Well, we asked for it. The democratic system has finally been hijacked. We have managed to showcase the extent of our intellect by voting for the guy who hasn't got a viable platform, snubs his nose at the time-honored tradition of the separation of church and state, and takes orders from a bunch of crooked oil execs and right wing evangelists. Faith and integrity are great attributes in the correct context, but not when they lead to the degradation of the democratic ideal.

More and more of our men and women will die for a lie, our longtime allies will continue to rightfully criticize us, our educational system will continue to falter, our arts, the standard of civilization, will lose funding completely. The environment, and all of the fresh air, wild places, animals and water we hold so dear will become unrecognizable from even four years ago with the advent of new roads, new clear cuts and new mining claims all in the name of economic vitality.

Was Kerry such a threat to our economic security? The guy's rich, he must know something about the economy; do you think new roads and schools appear out of thin air? That's called taxation with representation. What's so conservative about deficit spending? What's so American about banning gay marriage? What's so liberal about critical thought? Because someone looks for the cause of terrorism instead of pointing the finger they're considered a radical? Call it extreme, call me a hypocrite, in the end however, we may all feel the repercussions of a questionable, some say "devious" agenda led by men who care nothing of our long-term welfare but instead, plot for profit at the expense of our faith. There's that word again.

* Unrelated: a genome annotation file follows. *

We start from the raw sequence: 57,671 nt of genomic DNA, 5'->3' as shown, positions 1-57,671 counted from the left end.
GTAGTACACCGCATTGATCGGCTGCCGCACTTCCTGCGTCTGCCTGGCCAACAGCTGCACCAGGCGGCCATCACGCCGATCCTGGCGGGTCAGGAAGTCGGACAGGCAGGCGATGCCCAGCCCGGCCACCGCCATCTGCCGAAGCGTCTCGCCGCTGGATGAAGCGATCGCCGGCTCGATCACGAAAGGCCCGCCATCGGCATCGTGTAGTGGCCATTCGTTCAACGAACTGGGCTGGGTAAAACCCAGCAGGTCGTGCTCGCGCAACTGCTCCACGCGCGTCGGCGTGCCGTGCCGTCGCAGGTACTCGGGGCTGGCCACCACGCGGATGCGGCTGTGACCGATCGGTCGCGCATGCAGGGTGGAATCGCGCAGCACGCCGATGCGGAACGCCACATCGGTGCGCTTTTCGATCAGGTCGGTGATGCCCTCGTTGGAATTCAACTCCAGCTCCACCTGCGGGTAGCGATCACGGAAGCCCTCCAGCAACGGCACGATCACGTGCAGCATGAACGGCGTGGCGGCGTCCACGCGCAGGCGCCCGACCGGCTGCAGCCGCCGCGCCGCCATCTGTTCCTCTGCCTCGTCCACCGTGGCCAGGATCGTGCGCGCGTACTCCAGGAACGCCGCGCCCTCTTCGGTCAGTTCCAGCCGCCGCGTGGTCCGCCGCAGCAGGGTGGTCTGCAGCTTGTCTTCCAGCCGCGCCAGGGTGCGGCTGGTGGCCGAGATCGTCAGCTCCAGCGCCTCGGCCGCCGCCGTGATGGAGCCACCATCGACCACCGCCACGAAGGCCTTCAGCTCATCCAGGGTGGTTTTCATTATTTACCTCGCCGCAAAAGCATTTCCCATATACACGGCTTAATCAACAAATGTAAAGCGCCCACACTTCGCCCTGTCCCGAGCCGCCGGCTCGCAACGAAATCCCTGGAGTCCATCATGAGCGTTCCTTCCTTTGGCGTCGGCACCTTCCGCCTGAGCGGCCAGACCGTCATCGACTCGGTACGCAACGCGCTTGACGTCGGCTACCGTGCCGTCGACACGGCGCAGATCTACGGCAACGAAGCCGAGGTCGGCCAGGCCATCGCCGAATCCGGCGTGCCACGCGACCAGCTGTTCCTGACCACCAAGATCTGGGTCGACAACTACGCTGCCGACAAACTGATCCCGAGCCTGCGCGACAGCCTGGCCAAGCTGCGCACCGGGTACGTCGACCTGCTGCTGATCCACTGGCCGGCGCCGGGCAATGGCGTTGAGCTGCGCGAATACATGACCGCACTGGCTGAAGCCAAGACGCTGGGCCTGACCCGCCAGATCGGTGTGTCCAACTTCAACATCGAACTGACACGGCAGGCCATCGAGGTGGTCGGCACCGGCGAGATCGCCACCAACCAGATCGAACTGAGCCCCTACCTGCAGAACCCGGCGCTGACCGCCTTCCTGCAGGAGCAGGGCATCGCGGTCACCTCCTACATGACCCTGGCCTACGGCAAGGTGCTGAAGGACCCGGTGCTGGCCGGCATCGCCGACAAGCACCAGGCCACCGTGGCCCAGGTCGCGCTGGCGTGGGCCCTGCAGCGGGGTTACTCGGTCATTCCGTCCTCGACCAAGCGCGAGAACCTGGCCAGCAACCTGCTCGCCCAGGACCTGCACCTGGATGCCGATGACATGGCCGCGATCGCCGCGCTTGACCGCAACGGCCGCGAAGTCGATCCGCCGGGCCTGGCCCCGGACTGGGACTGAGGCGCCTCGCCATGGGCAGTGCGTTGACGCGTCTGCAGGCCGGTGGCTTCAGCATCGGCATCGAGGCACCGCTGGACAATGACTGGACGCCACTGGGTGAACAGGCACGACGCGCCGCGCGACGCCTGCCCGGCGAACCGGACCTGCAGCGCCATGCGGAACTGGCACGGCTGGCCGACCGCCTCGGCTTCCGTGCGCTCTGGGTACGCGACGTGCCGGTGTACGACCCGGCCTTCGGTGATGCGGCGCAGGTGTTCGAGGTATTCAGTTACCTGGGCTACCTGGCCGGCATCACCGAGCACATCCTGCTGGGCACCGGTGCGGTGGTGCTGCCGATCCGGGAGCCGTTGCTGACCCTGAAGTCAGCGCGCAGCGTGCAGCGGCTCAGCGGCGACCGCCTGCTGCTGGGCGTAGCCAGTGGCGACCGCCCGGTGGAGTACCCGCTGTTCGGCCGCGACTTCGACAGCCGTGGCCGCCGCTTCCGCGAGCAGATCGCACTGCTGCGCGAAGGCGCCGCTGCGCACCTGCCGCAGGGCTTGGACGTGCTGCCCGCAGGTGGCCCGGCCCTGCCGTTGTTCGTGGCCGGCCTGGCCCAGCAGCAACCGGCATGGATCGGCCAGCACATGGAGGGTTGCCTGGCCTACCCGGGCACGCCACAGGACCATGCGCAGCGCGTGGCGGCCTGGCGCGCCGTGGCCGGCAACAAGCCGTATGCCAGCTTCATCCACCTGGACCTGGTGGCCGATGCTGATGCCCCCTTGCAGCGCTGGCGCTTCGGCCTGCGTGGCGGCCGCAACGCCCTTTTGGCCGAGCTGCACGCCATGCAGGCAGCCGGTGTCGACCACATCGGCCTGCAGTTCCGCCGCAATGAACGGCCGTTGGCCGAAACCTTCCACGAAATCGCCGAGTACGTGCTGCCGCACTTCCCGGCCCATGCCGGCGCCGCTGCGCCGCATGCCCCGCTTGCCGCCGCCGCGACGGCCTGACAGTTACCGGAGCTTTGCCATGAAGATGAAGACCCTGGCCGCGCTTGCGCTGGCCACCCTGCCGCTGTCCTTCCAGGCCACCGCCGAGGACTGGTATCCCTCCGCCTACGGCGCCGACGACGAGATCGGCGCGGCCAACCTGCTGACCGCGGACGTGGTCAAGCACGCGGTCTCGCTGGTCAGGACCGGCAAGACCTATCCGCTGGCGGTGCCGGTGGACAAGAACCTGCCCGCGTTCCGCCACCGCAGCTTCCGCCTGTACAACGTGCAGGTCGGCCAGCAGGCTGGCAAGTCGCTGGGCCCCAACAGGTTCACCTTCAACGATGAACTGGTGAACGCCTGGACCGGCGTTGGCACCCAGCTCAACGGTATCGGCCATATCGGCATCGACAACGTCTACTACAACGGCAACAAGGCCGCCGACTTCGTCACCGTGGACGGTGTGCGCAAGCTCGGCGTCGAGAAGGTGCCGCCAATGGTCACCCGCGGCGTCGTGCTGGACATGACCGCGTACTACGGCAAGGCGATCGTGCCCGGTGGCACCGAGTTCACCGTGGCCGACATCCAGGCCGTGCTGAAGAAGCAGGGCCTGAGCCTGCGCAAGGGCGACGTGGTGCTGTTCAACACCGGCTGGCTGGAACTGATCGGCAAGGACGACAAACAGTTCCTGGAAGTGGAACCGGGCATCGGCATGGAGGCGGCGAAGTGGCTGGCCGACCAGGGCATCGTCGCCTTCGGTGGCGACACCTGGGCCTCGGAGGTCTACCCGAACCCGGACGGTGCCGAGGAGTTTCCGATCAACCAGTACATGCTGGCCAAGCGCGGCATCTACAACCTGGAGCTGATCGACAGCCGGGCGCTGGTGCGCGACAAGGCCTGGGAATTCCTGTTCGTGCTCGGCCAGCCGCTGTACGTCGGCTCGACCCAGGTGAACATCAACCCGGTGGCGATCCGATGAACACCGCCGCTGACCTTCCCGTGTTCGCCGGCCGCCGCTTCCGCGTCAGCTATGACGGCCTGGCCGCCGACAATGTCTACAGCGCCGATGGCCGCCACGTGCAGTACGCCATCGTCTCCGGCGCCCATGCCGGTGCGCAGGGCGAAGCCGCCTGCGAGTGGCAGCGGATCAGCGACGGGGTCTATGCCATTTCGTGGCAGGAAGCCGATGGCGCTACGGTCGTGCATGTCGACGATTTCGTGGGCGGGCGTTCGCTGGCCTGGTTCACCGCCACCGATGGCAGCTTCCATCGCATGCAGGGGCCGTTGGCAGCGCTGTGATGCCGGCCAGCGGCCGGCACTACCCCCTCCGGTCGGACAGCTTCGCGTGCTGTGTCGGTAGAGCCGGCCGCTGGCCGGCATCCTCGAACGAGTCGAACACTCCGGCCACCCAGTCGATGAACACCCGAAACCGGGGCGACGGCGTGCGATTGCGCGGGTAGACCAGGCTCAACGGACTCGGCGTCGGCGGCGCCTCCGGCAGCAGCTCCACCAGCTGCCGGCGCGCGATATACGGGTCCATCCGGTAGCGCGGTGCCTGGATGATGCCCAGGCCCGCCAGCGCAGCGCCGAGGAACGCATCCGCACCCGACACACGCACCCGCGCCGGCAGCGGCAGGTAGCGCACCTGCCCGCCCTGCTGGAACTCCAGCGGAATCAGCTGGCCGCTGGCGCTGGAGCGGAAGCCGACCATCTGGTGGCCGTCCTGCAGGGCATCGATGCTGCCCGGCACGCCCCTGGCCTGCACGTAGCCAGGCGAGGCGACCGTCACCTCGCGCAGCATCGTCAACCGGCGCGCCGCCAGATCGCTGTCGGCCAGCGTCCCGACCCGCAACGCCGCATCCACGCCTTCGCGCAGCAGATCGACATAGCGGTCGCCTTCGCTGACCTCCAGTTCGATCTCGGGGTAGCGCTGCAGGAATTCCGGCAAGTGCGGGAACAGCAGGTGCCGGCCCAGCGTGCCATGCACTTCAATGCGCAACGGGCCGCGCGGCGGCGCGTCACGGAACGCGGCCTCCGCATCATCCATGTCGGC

- Jay Rush,

via e-mail

Cultural confusion in Durango


It has come to my attention that in striving for cultural diversity, our predominant American culture has become one of manipulation and exploitation. Each day I am unable to so much walk down the street without noticing this fact. Laws pertaining to women's rights are made by men, revisions to the Social Security system are made by individuals who are unaffected by it, and, most importantly, cultures are being misrepresented by a cross cultural representation as to ignobly dissolve the misrepresenting party's ethnocentrism.

In regards to culture, we in the Southwest are some of the most malicious in the bunch. Looking unto the Durango area, anyone can see the abundance of Native American arts and culture displayed in various shops, galleries and other assorted places. Yes, this is part of this area's heritage, and yes, it is a wonderful resource that promotes diversity; however, as a culture we continually overlook the proprietors of this cultural presence: nonnative Anglos. Time after time, we see that native arts and culture are not, in fact, made by those within the subsequent culture, but rather those outside of it, as pertaining to both lifestyle and ethnicity.